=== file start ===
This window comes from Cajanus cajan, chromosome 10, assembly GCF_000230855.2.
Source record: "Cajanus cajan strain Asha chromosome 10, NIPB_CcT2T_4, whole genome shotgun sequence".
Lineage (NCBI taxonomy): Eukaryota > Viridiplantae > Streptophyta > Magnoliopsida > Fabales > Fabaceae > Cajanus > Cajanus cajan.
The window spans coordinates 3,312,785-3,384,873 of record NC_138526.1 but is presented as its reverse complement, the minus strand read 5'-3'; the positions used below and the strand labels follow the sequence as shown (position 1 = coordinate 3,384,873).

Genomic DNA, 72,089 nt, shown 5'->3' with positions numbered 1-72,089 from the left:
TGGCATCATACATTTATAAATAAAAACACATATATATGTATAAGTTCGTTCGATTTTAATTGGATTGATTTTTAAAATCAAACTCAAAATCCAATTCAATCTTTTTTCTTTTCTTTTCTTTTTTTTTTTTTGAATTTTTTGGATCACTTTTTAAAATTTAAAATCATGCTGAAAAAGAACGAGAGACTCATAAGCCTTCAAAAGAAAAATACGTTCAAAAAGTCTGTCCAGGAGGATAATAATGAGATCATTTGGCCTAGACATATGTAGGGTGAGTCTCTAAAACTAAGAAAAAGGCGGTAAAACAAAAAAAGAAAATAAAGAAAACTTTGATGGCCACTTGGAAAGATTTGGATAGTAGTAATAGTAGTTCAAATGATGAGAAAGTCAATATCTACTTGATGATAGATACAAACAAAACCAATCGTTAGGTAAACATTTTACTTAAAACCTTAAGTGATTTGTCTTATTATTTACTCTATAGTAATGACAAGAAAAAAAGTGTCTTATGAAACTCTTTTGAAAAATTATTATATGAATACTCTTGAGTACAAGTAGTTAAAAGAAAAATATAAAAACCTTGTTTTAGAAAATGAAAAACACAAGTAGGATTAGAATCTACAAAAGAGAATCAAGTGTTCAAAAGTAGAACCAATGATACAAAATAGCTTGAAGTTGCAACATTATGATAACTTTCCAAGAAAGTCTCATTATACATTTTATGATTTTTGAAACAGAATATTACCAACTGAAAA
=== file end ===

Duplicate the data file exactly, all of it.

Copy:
This window comes from Cajanus cajan, chromosome 10, assembly GCF_000230855.2.
Source record: "Cajanus cajan strain Asha chromosome 10, NIPB_CcT2T_4, whole genome shotgun sequence".
Lineage (NCBI taxonomy): Eukaryota > Viridiplantae > Streptophyta > Magnoliopsida > Fabales > Fabaceae > Cajanus > Cajanus cajan.
The window spans coordinates 3,312,785-3,384,873 of record NC_138526.1 but is presented as its reverse complement, the minus strand read 5'-3'; the positions used below and the strand labels follow the sequence as shown (position 1 = coordinate 3,384,873).

Genomic DNA, 72,089 nt, shown 5'->3' with positions numbered 1-72,089 from the left:
TGGCATCATACATTTATAAATAAAAACACATATATATGTATAAGTTCGTTCGATTTTAATTGGATTGATTTTTAAAATCAAACTCAAAATCCAATTCAATCTTTTTTCTTTTCTTTTCTTTTTTTTTTTTTGAATTTTTTGGATCACTTTTTAAAATTTAAAATCATGCTGAAAAAGAACGAGAGACTCATAAGCCTTCAAAAGAAAAATACGTTCAAAAAGTCTGTCCAGGAGGATAATAATGAGATCATTTGGCCTAGACATATGTAGGGTGAGTCTCTAAAACTAAGAAAAAGGCGGTAAAACAAAAAAAGAAAATAAAGAAAACTTTGATGGCCACTTGGAAAGATTTGGATAGTAGTAATAGTAGTTCAAATGATGAGAAAGTCAATATCTACTTGATGATAGATACAAACAAAACCAATCGTTAGGTAAACATTTTACTTAAAACCTTAAGTGATTTGTCTTATTATTTACTCTATAGTAATGACAAGAAAAAAAGTGTCTTATGAAACTCTTTTGAAAAATTATTATATGAATACTCTTGAGTACAAGTAGTTAAAAGAAAAATATAAAAACCTTGTTTTAGAAAATGAAAAACACAAGTAGGATTAGAATCTACAAAAGAGAATCAAGTGTTCAAAAGTAGAACCAATGATACAAAATAGCTTGAAGTTGCAACATTATGATAACTTTCCAAGAAAGTCTCATTATACATTTTATGATTTTTGAAACAGAATATTACCAACTGAAAA